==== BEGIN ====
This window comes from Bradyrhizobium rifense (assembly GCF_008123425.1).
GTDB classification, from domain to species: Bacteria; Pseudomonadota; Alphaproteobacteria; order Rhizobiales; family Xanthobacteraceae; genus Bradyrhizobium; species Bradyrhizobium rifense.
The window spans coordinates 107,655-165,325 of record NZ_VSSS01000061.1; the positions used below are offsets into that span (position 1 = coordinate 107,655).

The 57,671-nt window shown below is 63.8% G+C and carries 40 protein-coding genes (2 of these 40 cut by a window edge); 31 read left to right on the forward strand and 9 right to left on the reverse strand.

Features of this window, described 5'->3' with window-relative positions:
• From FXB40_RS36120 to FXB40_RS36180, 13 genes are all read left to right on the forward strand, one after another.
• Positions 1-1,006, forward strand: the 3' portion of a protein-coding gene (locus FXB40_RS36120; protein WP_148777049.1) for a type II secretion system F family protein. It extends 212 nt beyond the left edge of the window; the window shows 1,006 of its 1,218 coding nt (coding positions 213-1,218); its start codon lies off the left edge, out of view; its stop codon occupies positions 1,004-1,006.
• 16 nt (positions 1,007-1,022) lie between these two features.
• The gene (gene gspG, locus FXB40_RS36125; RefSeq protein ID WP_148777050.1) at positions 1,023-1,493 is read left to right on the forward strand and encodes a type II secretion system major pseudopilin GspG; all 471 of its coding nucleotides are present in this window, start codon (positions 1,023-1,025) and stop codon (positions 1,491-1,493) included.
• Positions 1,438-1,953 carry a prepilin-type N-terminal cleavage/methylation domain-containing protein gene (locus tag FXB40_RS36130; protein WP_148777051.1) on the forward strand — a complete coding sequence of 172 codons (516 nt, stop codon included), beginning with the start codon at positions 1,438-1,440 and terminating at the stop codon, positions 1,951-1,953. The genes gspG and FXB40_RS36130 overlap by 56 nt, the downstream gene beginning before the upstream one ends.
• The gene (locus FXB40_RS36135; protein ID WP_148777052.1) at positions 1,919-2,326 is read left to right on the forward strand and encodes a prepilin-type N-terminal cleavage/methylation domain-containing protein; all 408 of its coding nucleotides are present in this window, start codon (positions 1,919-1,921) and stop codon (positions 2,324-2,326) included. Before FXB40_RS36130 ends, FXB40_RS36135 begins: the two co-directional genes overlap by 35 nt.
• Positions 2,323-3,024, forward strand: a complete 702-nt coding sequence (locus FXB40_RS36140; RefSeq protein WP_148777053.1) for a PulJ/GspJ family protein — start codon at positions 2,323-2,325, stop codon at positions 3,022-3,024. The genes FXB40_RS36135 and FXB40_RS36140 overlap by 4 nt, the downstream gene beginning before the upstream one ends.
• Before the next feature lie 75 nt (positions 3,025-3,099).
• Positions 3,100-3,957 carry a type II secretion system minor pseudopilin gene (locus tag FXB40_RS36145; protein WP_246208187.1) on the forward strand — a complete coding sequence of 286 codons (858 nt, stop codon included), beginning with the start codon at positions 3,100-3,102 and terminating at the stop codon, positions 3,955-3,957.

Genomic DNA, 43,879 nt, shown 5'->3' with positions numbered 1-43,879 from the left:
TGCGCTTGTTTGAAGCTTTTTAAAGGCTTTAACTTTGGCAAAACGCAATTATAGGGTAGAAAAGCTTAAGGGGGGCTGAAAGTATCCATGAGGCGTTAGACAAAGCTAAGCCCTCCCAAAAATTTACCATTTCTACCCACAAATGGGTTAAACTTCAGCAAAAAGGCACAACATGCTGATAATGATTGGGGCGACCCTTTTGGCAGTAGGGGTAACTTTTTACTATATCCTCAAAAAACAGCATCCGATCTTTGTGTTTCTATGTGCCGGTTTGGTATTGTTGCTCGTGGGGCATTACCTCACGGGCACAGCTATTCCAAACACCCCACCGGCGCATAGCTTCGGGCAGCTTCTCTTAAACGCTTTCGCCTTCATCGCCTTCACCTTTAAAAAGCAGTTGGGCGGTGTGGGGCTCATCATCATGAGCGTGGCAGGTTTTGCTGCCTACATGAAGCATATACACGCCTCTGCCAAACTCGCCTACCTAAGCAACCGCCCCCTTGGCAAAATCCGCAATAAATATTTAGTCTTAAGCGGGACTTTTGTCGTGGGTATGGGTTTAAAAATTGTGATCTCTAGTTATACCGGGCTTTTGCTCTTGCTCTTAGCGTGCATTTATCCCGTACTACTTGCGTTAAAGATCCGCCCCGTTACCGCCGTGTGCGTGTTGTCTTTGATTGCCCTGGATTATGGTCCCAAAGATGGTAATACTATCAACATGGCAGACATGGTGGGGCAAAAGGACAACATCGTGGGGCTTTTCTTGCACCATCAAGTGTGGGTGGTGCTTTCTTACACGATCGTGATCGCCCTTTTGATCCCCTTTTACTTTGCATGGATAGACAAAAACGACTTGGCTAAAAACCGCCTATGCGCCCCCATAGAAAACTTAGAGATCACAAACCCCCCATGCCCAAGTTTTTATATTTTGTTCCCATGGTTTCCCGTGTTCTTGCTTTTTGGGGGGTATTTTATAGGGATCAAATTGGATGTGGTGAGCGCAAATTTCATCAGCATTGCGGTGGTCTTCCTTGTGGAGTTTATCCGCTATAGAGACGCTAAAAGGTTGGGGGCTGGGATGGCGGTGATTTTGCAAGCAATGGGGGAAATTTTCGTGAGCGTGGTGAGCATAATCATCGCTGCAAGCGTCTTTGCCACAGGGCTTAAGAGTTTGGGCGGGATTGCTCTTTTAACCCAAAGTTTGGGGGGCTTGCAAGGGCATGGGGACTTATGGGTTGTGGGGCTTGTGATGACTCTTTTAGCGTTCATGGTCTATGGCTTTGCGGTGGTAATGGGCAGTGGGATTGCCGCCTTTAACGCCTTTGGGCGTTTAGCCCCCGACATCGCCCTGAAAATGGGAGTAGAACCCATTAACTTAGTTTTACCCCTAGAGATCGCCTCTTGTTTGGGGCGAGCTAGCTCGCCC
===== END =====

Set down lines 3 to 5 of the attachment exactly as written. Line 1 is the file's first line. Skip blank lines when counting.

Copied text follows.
The window spans coordinates 107,655-165,325 of record NZ_VSSS01000061.1; the positions used below are offsets into that span (position 1 = coordinate 107,655).

The 57,671-nt window shown below is 63.8% G+C and carries 40 protein-coding genes (2 of these 40 cut by a window edge); 31 read left to right on the forward strand and 9 right to left on the reverse strand.

Features of this window, described 5'->3' with window-relative positions: